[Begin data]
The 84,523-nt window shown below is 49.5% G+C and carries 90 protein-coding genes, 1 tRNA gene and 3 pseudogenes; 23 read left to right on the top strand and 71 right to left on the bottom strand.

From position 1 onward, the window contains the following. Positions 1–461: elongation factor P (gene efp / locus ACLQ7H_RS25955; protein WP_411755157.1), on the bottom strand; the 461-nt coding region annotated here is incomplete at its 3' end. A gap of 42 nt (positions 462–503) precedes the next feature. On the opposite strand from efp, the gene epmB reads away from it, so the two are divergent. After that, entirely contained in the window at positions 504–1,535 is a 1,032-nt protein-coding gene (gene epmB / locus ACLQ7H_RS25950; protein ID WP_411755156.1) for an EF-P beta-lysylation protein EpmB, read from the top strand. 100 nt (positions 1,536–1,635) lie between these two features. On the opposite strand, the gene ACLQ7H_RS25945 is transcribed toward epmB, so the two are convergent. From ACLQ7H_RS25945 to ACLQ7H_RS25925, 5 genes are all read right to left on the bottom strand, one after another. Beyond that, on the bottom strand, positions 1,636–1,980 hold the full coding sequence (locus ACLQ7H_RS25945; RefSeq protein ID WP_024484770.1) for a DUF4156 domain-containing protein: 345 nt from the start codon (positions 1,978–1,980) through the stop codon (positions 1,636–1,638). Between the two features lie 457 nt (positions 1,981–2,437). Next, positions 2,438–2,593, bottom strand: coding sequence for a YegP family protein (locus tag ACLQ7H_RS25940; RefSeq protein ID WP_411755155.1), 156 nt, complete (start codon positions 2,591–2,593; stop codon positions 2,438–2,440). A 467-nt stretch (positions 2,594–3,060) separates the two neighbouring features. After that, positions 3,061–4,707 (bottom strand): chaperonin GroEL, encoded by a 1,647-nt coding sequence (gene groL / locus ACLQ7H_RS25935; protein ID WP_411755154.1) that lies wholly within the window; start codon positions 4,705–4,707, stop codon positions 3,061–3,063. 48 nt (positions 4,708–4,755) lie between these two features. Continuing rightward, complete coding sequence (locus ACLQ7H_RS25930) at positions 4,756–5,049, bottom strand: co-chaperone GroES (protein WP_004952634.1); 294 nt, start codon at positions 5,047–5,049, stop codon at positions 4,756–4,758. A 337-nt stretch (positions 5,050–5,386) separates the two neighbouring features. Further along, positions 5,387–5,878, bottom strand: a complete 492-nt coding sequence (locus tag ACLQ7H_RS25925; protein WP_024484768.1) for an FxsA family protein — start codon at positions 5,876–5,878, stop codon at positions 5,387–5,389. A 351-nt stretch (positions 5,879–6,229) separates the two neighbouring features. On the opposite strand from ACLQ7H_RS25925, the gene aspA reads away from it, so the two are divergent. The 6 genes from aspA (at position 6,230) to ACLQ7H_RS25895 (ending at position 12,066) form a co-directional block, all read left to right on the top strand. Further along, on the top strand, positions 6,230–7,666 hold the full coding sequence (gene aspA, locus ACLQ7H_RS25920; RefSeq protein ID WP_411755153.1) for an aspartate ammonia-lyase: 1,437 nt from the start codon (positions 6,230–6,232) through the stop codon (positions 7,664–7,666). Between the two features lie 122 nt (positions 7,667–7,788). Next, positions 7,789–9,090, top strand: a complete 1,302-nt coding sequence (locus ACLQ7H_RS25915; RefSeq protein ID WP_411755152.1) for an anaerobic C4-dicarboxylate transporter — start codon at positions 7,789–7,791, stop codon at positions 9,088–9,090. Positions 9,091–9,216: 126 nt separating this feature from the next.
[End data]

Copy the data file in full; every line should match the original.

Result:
The 84,523-nt window shown below is 49.5% G+C and carries 90 protein-coding genes, 1 tRNA gene and 3 pseudogenes; 23 read left to right on the top strand and 71 right to left on the bottom strand.

From position 1 onward, the window contains the following. Positions 1–461: elongation factor P (gene efp / locus ACLQ7H_RS25955; protein WP_411755157.1), on the bottom strand; the 461-nt coding region annotated here is incomplete at its 3' end. A gap of 42 nt (positions 462–503) precedes the next feature. On the opposite strand from efp, the gene epmB reads away from it, so the two are divergent. After that, entirely contained in the window at positions 504–1,535 is a 1,032-nt protein-coding gene (gene epmB / locus ACLQ7H_RS25950; protein ID WP_411755156.1) for an EF-P beta-lysylation protein EpmB, read from the top strand. 100 nt (positions 1,536–1,635) lie between these two features. On the opposite strand, the gene ACLQ7H_RS25945 is transcribed toward epmB, so the two are convergent. From ACLQ7H_RS25945 to ACLQ7H_RS25925, 5 genes are all read right to left on the bottom strand, one after another. Beyond that, on the bottom strand, positions 1,636–1,980 hold the full coding sequence (locus ACLQ7H_RS25945; RefSeq protein ID WP_024484770.1) for a DUF4156 domain-containing protein: 345 nt from the start codon (positions 1,978–1,980) through the stop codon (positions 1,636–1,638). Between the two features lie 457 nt (positions 1,981–2,437). Next, positions 2,438–2,593, bottom strand: coding sequence for a YegP family protein (locus tag ACLQ7H_RS25940; RefSeq protein ID WP_411755155.1), 156 nt, complete (start codon positions 2,591–2,593; stop codon positions 2,438–2,440). A 467-nt stretch (positions 2,594–3,060) separates the two neighbouring features. After that, positions 3,061–4,707 (bottom strand): chaperonin GroEL, encoded by a 1,647-nt coding sequence (gene groL / locus ACLQ7H_RS25935; protein ID WP_411755154.1) that lies wholly within the window; start codon positions 4,705–4,707, stop codon positions 3,061–3,063. 48 nt (positions 4,708–4,755) lie between these two features. Continuing rightward, complete coding sequence (locus ACLQ7H_RS25930) at positions 4,756–5,049, bottom strand: co-chaperone GroES (protein WP_004952634.1); 294 nt, start codon at positions 5,047–5,049, stop codon at positions 4,756–4,758. A 337-nt stretch (positions 5,050–5,386) separates the two neighbouring features. Further along, positions 5,387–5,878, bottom strand: a complete 492-nt coding sequence (locus tag ACLQ7H_RS25925; protein WP_024484768.1) for an FxsA family protein — start codon at positions 5,876–5,878, stop codon at positions 5,387–5,389. A 351-nt stretch (positions 5,879–6,229) separates the two neighbouring features. On the opposite strand from ACLQ7H_RS25925, the gene aspA reads away from it, so the two are divergent. The 6 genes from aspA (at position 6,230) to ACLQ7H_RS25895 (ending at position 12,066) form a co-directional block, all read left to right on the top strand. Further along, on the top strand, positions 6,230–7,666 hold the full coding sequence (gene aspA, locus ACLQ7H_RS25920; RefSeq protein ID WP_411755153.1) for an aspartate ammonia-lyase: 1,437 nt from the start codon (positions 6,230–6,232) through the stop codon (positions 7,664–7,666). Between the two features lie 122 nt (positions 7,667–7,788). Next, positions 7,789–9,090, top strand: a complete 1,302-nt coding sequence (locus ACLQ7H_RS25915; RefSeq protein ID WP_411755152.1) for an anaerobic C4-dicarboxylate transporter — start codon at positions 7,789–7,791, stop codon at positions 9,088–9,090. Positions 9,091–9,216: 126 nt separating this feature from the next.